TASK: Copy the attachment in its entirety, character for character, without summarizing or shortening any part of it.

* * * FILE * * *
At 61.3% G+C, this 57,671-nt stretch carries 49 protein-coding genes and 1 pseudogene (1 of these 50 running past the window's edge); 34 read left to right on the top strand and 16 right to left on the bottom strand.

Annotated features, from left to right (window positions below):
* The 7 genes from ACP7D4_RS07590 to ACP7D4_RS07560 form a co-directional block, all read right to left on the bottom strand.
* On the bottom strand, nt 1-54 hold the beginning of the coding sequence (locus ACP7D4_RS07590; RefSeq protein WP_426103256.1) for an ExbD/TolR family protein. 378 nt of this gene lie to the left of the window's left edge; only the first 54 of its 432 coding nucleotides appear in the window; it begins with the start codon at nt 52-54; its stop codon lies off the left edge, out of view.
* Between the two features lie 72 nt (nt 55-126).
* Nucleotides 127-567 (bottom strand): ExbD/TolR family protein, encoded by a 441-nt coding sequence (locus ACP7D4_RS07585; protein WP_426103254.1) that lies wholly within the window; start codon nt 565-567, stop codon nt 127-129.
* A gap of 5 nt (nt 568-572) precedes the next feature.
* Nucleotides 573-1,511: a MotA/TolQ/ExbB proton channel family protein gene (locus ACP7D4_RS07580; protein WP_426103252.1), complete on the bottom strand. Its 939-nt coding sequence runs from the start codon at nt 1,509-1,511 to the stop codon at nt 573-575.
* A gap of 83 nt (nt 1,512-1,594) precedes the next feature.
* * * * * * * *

At 61.3% G+C, this 57,671-nt stretch carries 49 protein-coding genes and 1 pseudogene (1 of these 50 running past the window's edge); 34 read left to right on the top strand and 16 right to left on the bottom strand.

Annotated features, from left to right (window positions below):
* The 7 genes from ACP7D4_RS07590 to ACP7D4_RS07560 form a co-directional block, all read right to left on the bottom strand.
* On the bottom strand, nt 1-54 hold the beginning of the coding sequence (locus ACP7D4_RS07590; RefSeq protein WP_426103256.1) for an ExbD/TolR family protein. 378 nt of this gene lie to the left of the window's left edge; only the first 54 of its 432 coding nucleotides appear in the window; it begins with the start codon at nt 52-54; its stop codon lies off the left edge, out of view.
* Between the two features lie 72 nt (nt 55-126).
* Nucleotides 127-567 (bottom strand): ExbD/TolR family protein, encoded by a 441-nt coding sequence (locus ACP7D4_RS07585; protein WP_426103254.1) that lies wholly within the window; start codon nt 565-567, stop codon nt 127-129.
* A gap of 5 nt (nt 568-572) precedes the next feature.
* Nucleotides 573-1,511: a MotA/TolQ/ExbB proton channel family protein gene (locus ACP7D4_RS07580; protein WP_426103252.1), complete on the bottom strand. Its 939-nt coding sequence runs from the start codon at nt 1,509-1,511 to the stop codon at nt 573-575.
* A gap of 83 nt (nt 1,512-1,594) precedes the next feature.